On that day in November, he was disguised as a merchant, dressed in black from top to toe. Rumi came riding on his mule with his retinue of disciples amid a busy marketplace where Shams stopped him with a question.
Shams’ question to Rumi was ‘How is it that Abayazid did not need to follow, and did not say “Glory be to Thee” or “We worship Thee?” According to Shams, Rumi fully understood the depth of the question and its philosophical implications.
There are many popular stories about the meeting of Rumi and Tabrizi. A popular story tries to highlight the divine status of Tabrizi. He is said to have thrown a stack of Rumi’s books in water and when Rumi’s students hurriedly pulled them out they found that none of the pages had become wet. Both these anecdotes underline the fact that Tabrizi’s search for a disciple culminated with Rumi who was an accomplished scholar and a respected teacher.
Shams advised Rumi that Sufism could not be learnt through books but by “going and doing”.
Qaal ra beguzar mardi haal shou
Pesh mardi kaamil pamaal shou
In the company of Shams, the scholarly Maulana Rumi got spiritually transformed.
The two mystics became inseparable and lived together for many months. As Tabrizi turned to be epicentre of Rumi’s life, he could no longer pay attention to his students or his family. Rumi’s followers turned jealous of the intimacy between their teacher and Shams. They blamed Tabrizi for taking away their teacher from them and desired him to leave. It is said that this led Tabrizi to leave for Syria, in February 1246 without warning.
This made Rumi heart-broken. Angry with his students, he withdrew from them even more. Pain and longing flowed from his pen. He wrote thousands of couplets of his most insightful work. In his poems, Shams was the guiding light of Allah’s love for mankind.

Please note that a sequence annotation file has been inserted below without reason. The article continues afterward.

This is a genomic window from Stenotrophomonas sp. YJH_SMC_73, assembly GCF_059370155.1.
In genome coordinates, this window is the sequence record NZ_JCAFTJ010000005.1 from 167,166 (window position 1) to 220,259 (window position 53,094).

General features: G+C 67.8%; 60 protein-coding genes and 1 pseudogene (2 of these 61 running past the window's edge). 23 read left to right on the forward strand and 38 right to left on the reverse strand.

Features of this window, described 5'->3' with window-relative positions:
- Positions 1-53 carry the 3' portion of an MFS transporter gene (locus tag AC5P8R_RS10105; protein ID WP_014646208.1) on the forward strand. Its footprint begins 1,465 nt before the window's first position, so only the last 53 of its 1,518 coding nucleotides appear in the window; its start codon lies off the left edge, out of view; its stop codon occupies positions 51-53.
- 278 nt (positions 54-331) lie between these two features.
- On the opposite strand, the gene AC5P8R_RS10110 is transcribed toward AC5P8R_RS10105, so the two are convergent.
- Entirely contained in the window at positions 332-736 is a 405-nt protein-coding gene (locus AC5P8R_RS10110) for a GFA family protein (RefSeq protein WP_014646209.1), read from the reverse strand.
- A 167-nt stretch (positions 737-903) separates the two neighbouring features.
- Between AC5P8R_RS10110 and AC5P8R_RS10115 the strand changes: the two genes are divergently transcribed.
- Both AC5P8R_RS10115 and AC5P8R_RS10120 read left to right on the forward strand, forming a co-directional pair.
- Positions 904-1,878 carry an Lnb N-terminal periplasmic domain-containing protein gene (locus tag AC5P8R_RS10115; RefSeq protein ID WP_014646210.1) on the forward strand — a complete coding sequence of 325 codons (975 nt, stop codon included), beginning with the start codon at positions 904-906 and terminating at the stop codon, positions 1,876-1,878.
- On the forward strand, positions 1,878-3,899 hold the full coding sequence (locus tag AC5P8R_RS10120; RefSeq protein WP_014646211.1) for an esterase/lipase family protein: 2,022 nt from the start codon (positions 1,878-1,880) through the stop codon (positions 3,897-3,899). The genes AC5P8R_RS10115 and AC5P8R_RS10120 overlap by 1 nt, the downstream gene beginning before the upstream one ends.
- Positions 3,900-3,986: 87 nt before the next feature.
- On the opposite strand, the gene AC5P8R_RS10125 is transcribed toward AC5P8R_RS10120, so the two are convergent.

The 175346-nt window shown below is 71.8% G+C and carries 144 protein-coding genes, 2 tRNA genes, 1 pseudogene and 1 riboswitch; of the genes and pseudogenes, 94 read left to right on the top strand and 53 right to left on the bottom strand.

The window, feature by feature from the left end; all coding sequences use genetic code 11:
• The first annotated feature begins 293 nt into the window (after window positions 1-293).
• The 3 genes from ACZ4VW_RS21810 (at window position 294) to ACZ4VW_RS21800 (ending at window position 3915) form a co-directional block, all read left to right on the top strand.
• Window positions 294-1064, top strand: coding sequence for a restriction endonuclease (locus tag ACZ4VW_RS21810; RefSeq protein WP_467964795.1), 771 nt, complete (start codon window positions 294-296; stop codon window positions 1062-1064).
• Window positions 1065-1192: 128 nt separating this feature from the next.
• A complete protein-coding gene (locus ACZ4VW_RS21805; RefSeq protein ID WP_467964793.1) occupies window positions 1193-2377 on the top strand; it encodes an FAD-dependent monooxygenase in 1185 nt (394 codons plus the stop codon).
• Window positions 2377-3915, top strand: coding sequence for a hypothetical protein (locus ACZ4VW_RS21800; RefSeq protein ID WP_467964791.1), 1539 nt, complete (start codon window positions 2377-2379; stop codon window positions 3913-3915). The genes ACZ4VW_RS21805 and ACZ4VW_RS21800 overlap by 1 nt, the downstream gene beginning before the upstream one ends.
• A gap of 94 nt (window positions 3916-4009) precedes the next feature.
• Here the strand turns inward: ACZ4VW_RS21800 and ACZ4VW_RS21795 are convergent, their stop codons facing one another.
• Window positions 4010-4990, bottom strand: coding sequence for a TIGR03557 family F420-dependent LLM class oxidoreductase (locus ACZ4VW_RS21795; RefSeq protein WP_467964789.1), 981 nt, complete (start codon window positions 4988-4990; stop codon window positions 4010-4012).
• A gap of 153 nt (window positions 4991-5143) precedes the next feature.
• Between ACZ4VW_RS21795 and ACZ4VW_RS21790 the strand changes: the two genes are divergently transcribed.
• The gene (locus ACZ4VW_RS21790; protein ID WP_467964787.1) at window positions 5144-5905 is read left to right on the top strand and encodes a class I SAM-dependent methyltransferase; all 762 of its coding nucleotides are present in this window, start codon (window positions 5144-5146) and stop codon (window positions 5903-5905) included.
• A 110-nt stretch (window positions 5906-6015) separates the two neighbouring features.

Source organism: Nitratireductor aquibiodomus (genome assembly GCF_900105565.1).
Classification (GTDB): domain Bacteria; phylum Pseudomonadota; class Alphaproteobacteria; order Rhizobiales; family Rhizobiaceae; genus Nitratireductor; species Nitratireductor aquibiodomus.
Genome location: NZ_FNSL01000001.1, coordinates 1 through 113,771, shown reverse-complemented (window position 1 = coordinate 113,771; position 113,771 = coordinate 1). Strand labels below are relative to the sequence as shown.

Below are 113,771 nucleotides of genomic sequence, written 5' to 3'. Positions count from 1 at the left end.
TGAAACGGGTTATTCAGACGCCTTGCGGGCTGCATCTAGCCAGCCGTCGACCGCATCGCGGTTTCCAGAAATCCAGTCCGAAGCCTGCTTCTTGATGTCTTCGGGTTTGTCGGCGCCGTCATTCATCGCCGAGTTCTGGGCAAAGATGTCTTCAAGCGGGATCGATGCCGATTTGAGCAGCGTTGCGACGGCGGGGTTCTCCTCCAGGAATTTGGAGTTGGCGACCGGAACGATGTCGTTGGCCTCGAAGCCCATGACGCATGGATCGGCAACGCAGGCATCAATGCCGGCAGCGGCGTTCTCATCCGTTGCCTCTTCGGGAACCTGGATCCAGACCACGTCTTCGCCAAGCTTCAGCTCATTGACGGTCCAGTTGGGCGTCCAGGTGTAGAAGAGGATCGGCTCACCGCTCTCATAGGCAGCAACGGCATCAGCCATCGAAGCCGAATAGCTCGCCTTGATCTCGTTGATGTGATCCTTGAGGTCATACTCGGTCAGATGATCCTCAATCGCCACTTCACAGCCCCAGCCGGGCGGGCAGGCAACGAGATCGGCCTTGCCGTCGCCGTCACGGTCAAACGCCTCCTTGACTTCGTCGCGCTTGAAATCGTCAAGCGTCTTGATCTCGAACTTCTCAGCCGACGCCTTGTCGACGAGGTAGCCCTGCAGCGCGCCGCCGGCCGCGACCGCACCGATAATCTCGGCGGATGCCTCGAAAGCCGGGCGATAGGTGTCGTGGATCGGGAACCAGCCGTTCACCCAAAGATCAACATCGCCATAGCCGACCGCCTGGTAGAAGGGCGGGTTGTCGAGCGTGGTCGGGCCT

Rumi’s disciples realized their mistake and apologized profusely. When it was learnt that Shams was in Damascus, a letter was sent to him, urging him to return. Rumi’s eldest son, Sultan Walad took a search party and went to Syria, returning with Shams to Konya in April 1247.
His return to Konya is said to have been followed by joyous celebrations. People apologized for their previous behavior regarding Sham. He himself was full of praise for Hazrat Walad and wrote that he had gone away for the sake of Rumi’s spiritual development.
The two men resumed their discussions and spiritual communion. Shams remained in Konya with Rumi till 1248, the year he is said to have disappeared again mysteriously. Rumi went looking for him to Damascus twice but did not find him.
Shams Tabrizi’s work ‘Maqalat,’ written in prose form, clarifies his reflections on spirituality, philosophy and theology. He was an eloquent speaker who could move audiences with his profound ideas expressed in a simple way. Towards the end of 1247, Shams Tabrizi got married to a young woman who had been raised in Rumi’s household. Named Kimia, she did not live long and died soon after she fell ill.
It is believed that Shams Tabrizi died in 1248. According to contemporary Sufi tradition, Shams Tabrizi mysteriously disappeared. Some say he was killed by close disciples of Mowlana Jalaluddin Rumi who were jealous of the close relationship between Rumi and Shams, but according to other major chunk of certain evidences, he left Konya and died in Khoy where he was buried. Sultan Walad, Rumi’s son, in his Walad-Nama mathnawi just mentions that Shams mysteriously disappeared from Konya with no more specific details.
Shams Tabrizi’s tomb is in Khoy, beside a tower monument in a memorial park, has been nominated as a World Cultural Heritage Center by UNESCO.
“The path to the Truth is a labour of the heart, not of the head. Make your heart your primary guide! Not your mind. Meet, challenge and ultimately prevail over your nafs (self, psyche, soul) with your heart. Knowing your ego will lead you to the knowledge of God” said great Shamas at some point in time.